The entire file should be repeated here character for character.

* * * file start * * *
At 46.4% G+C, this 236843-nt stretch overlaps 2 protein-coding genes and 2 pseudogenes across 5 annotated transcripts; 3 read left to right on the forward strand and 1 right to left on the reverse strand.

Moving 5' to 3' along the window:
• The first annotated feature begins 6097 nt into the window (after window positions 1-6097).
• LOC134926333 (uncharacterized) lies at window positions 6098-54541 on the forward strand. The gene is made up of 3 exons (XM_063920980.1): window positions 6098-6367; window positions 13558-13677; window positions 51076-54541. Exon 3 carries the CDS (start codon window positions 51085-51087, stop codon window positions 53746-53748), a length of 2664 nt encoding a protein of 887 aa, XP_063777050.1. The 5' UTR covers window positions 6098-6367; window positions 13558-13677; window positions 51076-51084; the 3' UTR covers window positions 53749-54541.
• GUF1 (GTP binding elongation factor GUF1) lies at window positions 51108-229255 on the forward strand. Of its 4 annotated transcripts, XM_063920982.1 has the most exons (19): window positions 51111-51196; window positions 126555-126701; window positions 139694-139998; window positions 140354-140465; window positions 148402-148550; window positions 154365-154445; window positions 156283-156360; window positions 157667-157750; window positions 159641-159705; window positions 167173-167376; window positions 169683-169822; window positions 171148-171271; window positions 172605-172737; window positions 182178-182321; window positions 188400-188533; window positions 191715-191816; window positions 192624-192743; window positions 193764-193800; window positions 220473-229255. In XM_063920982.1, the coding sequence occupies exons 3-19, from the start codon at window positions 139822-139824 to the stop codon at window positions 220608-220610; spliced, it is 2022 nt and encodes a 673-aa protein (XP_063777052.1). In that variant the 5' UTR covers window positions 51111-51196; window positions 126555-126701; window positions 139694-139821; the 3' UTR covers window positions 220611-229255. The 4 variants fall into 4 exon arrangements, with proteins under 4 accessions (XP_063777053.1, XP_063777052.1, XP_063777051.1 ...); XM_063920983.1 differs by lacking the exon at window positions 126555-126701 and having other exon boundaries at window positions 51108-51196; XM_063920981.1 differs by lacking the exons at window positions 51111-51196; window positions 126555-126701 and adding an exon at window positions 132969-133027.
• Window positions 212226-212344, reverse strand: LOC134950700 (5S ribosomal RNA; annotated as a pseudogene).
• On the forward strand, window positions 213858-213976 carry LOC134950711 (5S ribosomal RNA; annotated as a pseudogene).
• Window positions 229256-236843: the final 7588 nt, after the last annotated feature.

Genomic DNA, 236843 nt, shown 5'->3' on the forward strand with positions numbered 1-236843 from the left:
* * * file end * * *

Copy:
At 46.4% G+C, this 236843-nt stretch overlaps 2 protein-coding genes and 2 pseudogenes across 5 annotated transcripts; 3 read left to right on the forward strand and 1 right to left on the reverse strand.

Moving 5' to 3' along the window:
• The first annotated feature begins 6097 nt into the window (after window positions 1-6097).
• LOC134926333 (uncharacterized) lies at window positions 6098-54541 on the forward strand. The gene is made up of 3 exons (XM_063920980.1): window positions 6098-6367; window positions 13558-13677; window positions 51076-54541. Exon 3 carries the CDS (start codon window positions 51085-51087, stop codon window positions 53746-53748), a length of 2664 nt encoding a protein of 887 aa, XP_063777050.1. The 5' UTR covers window positions 6098-6367; window positions 13558-13677; window positions 51076-51084; the 3' UTR covers window positions 53749-54541.
• GUF1 (GTP binding elongation factor GUF1) lies at window positions 51108-229255 on the forward strand. Of its 4 annotated transcripts, XM_063920982.1 has the most exons (19): window positions 51111-51196; window positions 126555-126701; window positions 139694-139998; window positions 140354-140465; window positions 148402-148550; window positions 154365-154445; window positions 156283-156360; window positions 157667-157750; window positions 159641-159705; window positions 167173-167376; window positions 169683-169822; window positions 171148-171271; window positions 172605-172737; window positions 182178-182321; window positions 188400-188533; window positions 191715-191816; window positions 192624-192743; window positions 193764-193800; window positions 220473-229255. In XM_063920982.1, the coding sequence occupies exons 3-19, from the start codon at window positions 139822-139824 to the stop codon at window positions 220608-220610; spliced, it is 2022 nt and encodes a 673-aa protein (XP_063777052.1). In that variant the 5' UTR covers window positions 51111-51196; window positions 126555-126701; window positions 139694-139821; the 3' UTR covers window positions 220611-229255. The 4 variants fall into 4 exon arrangements, with proteins under 4 accessions (XP_063777053.1, XP_063777052.1, XP_063777051.1 ...); XM_063920983.1 differs by lacking the exon at window positions 126555-126701 and having other exon boundaries at window positions 51108-51196; XM_063920981.1 differs by lacking the exons at window positions 51111-51196; window positions 126555-126701 and adding an exon at window positions 132969-133027.
• Window positions 212226-212344, reverse strand: LOC134950700 (5S ribosomal RNA; annotated as a pseudogene).
• On the forward strand, window positions 213858-213976 carry LOC134950711 (5S ribosomal RNA; annotated as a pseudogene).
• Window positions 229256-236843: the final 7588 nt, after the last annotated feature.

Genomic DNA, 236843 nt, shown 5'->3' on the forward strand with positions numbered 1-236843 from the left: